#1 Data table with legend keys

 

#2 Data table with no legend keys

 

#3 Error bars (standard error)

If you want to see the margin of error as a standard error amount than use the standard error bar.

About Error Bar

An error bar is a line through a point on a graph, parallel to one of the axes, which can help you see margins of error at a glance.

 

#4 Error bars (percentage)

If you want to see the margin of error as a percentage than use the percentage error bar.

 

#5 Error bars (standard deviation)

If you want to see the margin of error as a standard deviation than use the standard deviation error bar.

 

#6 Primary major horizontal gridlines

About Chart Gridlines

Chart gridlines are the faint lines that appear on the plot area of a chart. They are used to make the data in a chart that displays axes easier to read. They can appear both horizontal and vertical.

 

#7 Primary major vertical gridlines

 

#8 Primary minor horizontal gridlines

 

#9 Primary minor vertical gridlines

 

#10 Linear trendline

Use the Linear trendline if your data set is linear (resembles a straight line) and the data values are increasing or decreasing at a steady rate.

About Trendlines

The trendlines are used to graphically display trends in data. A trend is a movement in a particular direction.

A trend can be short (or seasonal), intermediate, or long term. Longer the trend more significant it is. For example, a 3 months trend is not as significant as 3 years trend.

 

#11 Exponential trendline

Use the exponential trendline if data values increase or decrease at increasingly higher rates.

 

#12 Linear forecast trendline

Use the Linear forecast trendline if your data set is linear (resembles a straight line), the data values are increasing or decreasing at a steady rate and you want to forecast the data.

 

#13 Moving average trendline

Use the moving average trendline if there is a lot of fluctuation in your data.

 

How to add a chart to an Excel spreadsheet

In order to add a chart in Excel spreadsheet, follow the steps below:

Step-1: Open MS Excel and navigate to the spreadsheet which contains the data table you want to use for creating a chart.

Step-2: Select data for the chart:

Step-3: Click on the ‘Insert’ tab:

Step-4: Click on the ‘Recommended Charts’ button:

Step-5: Select the chart you want to use from the ‘Insert chart’ dialog box and then click on the ‘ok’ button:

You should now be able to see the chosen chart inserted in your spreadsheet:

 

How to add, change, or remove a chart element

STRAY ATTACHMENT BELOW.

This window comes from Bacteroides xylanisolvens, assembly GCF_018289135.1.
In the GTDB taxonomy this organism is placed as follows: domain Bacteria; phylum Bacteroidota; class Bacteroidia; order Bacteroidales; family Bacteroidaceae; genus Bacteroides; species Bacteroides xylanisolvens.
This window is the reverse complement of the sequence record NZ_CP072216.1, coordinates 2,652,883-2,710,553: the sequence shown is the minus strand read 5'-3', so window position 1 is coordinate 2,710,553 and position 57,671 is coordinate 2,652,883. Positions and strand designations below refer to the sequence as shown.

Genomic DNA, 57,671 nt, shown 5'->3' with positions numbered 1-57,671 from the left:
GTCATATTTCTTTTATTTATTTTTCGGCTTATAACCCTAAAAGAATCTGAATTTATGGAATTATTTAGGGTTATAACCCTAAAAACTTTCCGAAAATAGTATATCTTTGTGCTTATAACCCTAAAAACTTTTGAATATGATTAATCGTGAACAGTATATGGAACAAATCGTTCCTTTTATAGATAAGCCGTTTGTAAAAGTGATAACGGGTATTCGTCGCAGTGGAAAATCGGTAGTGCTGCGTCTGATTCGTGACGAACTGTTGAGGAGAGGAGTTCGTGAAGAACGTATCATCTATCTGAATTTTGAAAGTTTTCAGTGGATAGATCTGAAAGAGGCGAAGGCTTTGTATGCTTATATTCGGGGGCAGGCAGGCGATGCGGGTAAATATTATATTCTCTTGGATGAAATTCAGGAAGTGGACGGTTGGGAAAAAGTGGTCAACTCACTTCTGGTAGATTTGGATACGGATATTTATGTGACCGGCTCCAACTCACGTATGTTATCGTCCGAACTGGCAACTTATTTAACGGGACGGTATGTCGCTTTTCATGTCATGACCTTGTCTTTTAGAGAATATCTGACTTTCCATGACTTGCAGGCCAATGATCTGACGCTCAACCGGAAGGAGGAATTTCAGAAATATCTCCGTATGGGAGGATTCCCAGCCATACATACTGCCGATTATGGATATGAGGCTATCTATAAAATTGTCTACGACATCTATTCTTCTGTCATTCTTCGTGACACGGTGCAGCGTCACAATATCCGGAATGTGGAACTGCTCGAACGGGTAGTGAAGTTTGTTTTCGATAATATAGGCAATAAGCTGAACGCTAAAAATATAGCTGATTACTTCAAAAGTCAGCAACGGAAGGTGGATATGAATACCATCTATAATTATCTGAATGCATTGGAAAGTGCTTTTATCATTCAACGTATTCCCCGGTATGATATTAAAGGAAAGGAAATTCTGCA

In order to add, change or remove a chart element in Excel (2013 or above), follow the steps below:

Step-1: Open MS Excel and navigate to the spreadsheet which contains the chart you want to edit.

Step-2: Select the chart and then from the ”Design‘ tab click on the ‘Add Chart Element‘ drop-down menu:

 

Step-3: Select the chart element you want to add, change or remove from one of the drop-down menus. For example, if you want to add a data table in your chart then click on ‘Data Table‘ > ‘With legend Keys‘:

data table with legend keys

You can now see your chart along with the data table:

 

How to add a trendline to a chart

Step-1: Open MS Excel and navigate to the spreadsheet which contains the chart you want to edit.

Step-2: Select the chart and then from the ”Design‘ tab click on the ‘Add Chart Element‘ drop-down menu.

Step-3: Click on the ‘Trendline’ drop-down menu and then select the type of trendline you want to add to your chart:

 

How to change the color or style of a chart

Step-1: Open MS Excel and navigate to the spreadsheet which contains the chart you want to edit.

Step-2: Select the chart and then from the ”Design‘ tab click on the ‘Change Colors‘ drop-down menu to the change the colors used in your chart:

If you want to change the style/design of the chart then click on one the styles under the ‘Design’ tab:

 

How to build data visualizations in Excel

You can build a data visualization in excel through the following charts and graphs:

  1. Clustered column chart
  2. Combination chart
  3. Stacked column chart
  4. 100% stacked column chart
  5. Bar chart
  6. Line chart
  7. Number chart
  8. Gauge chart (Speedometer chart)
  9. Pie chart
  10. Stacked area chart
  11. Venn diagram
  12. Scatter chart
  13. Histogram
  14. Actual vs. target chart
  15. Bullet chart
  16. Funnel chart

Other articles on Excel charts